Refactor your applications to Kubernetes

Tackle-DiVA helps developers understand database operations and transaction processes inside applications.
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Tips and gears turning

Application modernization developers must be able to understand database operations and transaction processes inside applications precisely. Tackle-DiVA (Data-intensive Validity Analyzer) is an open source data-centric Java application analysis tool in the Konveyor Tackle project that aims at refactoring applications to Kubernetes.

This article gives an overview of Tackle-DiVA and presents example instructions and analysis results.

What is Tackle-DiVA?

Tackle-DiVA is built using Java and Python and operated using a command-line interface. It imports target Java application source files and provides analysis results as files.

Breaking down this diagram:

  • Service entry inventory analysis extracts a list of Java classes for implementing public APIs.
  • Database inventory analysis exports a list of database tables operated by an application.
  • Transaction inventory extracts a set of transaction processes.
  • Code-to-database dependency analyzes which Java class operates which database table.
  • The database-to-database and transaction-to-transaction dependency analyses find clues for transforming parallel executions.
  • Finally, transaction refactoring recommendation analysis shows parallel executable transactions from original sequential executions.

Try it out!

It is easy to get started with Tackle-DiVA. It makes full use of Docker containers, and the only prerequisite is a Docker-runnable environment, such as RedHat Enterprise Linux, Ubuntu, or macOS.

Once you have Docker available on your machine, run:

$ cd /tmp
$ git clone && tackle-diva
$ docker build . -t diva

This builds Tackle-DiVA and packs it as a Docker image. Tackle-DiVA is now ready to use on your machine.

The next step is to prepare source codes of your target Java applications. I'll use the DayTrader application as an example:

$ cd /tmp
$ git clone

The final step is to execute the diva_docker command by attaching the full directory path:

$ cd /tmp/tackle-diva/distrib/bin/
$ ./diva_docker /tmp/sample.daytrader7/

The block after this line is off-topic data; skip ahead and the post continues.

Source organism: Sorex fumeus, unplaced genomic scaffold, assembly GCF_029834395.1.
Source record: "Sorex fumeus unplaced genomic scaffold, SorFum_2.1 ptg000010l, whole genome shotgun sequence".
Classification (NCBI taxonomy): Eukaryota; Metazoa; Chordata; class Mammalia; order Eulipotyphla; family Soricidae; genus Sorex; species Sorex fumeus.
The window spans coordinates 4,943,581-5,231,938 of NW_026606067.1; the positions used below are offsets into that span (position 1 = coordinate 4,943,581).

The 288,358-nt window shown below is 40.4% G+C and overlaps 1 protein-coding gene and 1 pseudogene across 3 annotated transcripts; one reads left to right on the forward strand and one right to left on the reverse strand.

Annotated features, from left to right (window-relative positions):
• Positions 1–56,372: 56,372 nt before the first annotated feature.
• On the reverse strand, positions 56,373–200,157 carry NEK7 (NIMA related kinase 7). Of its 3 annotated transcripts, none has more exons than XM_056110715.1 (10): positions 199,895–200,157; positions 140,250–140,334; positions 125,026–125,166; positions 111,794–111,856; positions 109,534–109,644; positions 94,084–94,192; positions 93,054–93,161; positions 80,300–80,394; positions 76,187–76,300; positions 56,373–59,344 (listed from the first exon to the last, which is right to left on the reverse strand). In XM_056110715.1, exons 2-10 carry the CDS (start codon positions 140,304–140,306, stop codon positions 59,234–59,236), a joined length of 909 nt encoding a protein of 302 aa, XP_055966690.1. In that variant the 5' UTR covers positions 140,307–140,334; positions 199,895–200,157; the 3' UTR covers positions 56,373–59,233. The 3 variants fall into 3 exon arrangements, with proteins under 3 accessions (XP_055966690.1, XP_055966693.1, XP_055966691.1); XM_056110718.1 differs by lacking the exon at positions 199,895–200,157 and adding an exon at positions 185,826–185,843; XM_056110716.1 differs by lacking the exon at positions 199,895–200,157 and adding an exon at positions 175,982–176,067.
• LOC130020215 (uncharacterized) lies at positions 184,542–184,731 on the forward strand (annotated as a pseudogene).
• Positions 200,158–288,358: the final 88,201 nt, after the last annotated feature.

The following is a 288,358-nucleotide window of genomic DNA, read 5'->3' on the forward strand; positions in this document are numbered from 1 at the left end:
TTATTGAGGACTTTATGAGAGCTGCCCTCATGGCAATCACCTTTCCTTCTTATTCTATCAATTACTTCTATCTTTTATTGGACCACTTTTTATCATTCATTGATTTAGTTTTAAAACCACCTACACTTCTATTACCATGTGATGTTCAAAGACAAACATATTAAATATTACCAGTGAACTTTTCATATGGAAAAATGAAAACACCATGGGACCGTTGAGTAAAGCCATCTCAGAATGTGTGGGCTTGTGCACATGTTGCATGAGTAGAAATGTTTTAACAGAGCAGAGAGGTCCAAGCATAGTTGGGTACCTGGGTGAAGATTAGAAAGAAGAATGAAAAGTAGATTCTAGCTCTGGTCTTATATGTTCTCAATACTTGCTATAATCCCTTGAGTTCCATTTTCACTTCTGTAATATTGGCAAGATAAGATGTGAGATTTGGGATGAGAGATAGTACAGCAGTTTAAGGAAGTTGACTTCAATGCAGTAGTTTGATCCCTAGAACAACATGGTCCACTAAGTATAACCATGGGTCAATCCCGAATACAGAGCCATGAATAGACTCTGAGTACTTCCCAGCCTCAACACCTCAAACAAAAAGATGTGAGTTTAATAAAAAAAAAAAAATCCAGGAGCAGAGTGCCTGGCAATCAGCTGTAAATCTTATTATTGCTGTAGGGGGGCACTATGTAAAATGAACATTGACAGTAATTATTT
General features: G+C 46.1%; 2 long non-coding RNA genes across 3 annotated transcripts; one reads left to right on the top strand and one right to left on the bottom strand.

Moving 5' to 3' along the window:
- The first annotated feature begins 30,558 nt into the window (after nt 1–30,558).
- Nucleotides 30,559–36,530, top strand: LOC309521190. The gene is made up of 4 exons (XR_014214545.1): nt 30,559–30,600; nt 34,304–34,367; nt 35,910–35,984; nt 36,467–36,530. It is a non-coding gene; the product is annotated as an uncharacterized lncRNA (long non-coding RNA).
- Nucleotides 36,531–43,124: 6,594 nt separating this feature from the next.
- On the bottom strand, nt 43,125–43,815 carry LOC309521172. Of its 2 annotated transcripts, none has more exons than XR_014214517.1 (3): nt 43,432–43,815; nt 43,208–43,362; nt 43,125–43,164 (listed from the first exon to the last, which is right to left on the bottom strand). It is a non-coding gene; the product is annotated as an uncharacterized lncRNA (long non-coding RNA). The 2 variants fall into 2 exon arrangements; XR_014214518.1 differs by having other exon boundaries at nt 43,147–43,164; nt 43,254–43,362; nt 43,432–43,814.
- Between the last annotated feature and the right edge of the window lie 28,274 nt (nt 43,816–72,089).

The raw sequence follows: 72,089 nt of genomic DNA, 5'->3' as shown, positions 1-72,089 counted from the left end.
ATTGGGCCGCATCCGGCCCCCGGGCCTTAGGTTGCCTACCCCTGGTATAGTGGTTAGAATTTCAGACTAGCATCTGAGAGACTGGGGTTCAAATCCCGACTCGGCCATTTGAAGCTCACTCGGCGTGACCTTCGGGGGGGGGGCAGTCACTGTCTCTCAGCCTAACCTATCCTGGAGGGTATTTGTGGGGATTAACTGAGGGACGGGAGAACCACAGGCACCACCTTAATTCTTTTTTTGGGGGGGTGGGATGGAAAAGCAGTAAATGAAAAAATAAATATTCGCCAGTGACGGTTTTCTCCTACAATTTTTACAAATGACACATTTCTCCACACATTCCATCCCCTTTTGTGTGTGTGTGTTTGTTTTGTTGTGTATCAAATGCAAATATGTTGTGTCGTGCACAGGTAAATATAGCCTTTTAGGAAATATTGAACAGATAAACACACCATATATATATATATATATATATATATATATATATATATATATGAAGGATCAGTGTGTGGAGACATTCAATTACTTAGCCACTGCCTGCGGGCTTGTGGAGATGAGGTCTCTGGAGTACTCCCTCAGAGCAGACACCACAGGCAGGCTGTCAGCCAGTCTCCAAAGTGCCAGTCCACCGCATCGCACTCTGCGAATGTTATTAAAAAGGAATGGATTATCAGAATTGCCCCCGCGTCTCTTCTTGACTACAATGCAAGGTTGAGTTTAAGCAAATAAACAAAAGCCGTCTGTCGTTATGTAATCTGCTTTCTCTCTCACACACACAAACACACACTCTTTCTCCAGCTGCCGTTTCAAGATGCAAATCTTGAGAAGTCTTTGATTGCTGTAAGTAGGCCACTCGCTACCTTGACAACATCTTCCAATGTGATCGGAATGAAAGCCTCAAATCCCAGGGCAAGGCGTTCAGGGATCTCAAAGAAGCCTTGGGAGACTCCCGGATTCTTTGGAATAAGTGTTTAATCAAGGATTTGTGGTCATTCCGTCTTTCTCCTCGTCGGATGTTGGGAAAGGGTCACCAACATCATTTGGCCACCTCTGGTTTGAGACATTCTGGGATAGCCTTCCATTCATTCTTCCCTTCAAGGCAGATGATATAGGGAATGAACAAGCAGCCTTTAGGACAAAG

This creates the tackle-diva/distrib/output directory and stores the analysis result files:

$ ls /tmp/tackle-diva/distrib/output
contexts.yml            transaction.json
database.json           transaction.yml         transaction_summary.pdf

Explore the analysis results

Take a look at some analysis results for the DayTrader application.

The service entry inventory result is stored in the contexts.yml file. It finds that the TradeAppServlet.init class/method plays a key role in service entries for the login and register actions:

- entry:
   - ""
   - "login"
- entry:
   - ""
   - "register"

The database inventory analysis exports six database tables in the database.json file. These tables are used in the DayTrader application:

 "/app": [

The transaction inventory analysis result is dumped into the transaction.json and .yml files, but it's better to check the transaction_summary.pdf file when looking through transactions. The following transaction consists of six SQL operations to two database tables: holdingejb and orderejb:

The transaction.json and .yml files also contain code-to-database dependency analysis results. The following shows how the TradeDirect class invokes query operations to two database tables, accountprofileejb and accountejb:

"stacktrace" : [
  "method" : "<src-method: < Source,
              Ljava/sql/PreparedStatement; >>",
  "file" : "/app/daytrader-ee7-ejb/src/
  "position" : " [1935:15] -> [1935:41]"
"sql" : "select * from accountprofileejb ap where ap.userid = (
            select profile_userid from accountejb a where a.profile_userid=?)"

The database-to-database dependency analysis result is located in the and .pdf files. The accoutprofileejb and accoutejb database tables have a mutual-query relationship:

The transaction-to-transaction dependency analysis results are found in the and .pdf files. Two transactions have a dependency on the orderejb database table. The upper transaction updates the table, and the lower transaction queries it:

Finally, parallel executable transactions are shown in the and .pdf files, resulting from the transaction refactoring recommendation analysis. In this example, two transactions in the lower part can be executed in parallel after the upper transaction processing completes, which helps keep data consistency due to no transaction dependencies:

Learn more

To learn more about application refactoring, check out the Konveyor Tackle site, join the community, and access the source code on GitHub.

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Dr. Yasuharu (Yasu) Katsuno is a Research Staff Member at IBM Research - Tokyo. His research interests include distributed transaction processing, application modernization, microservices, and distributed systems. He has a Master’s degree from Keio University and a Ph.D. degree from the University of Tsukuba.

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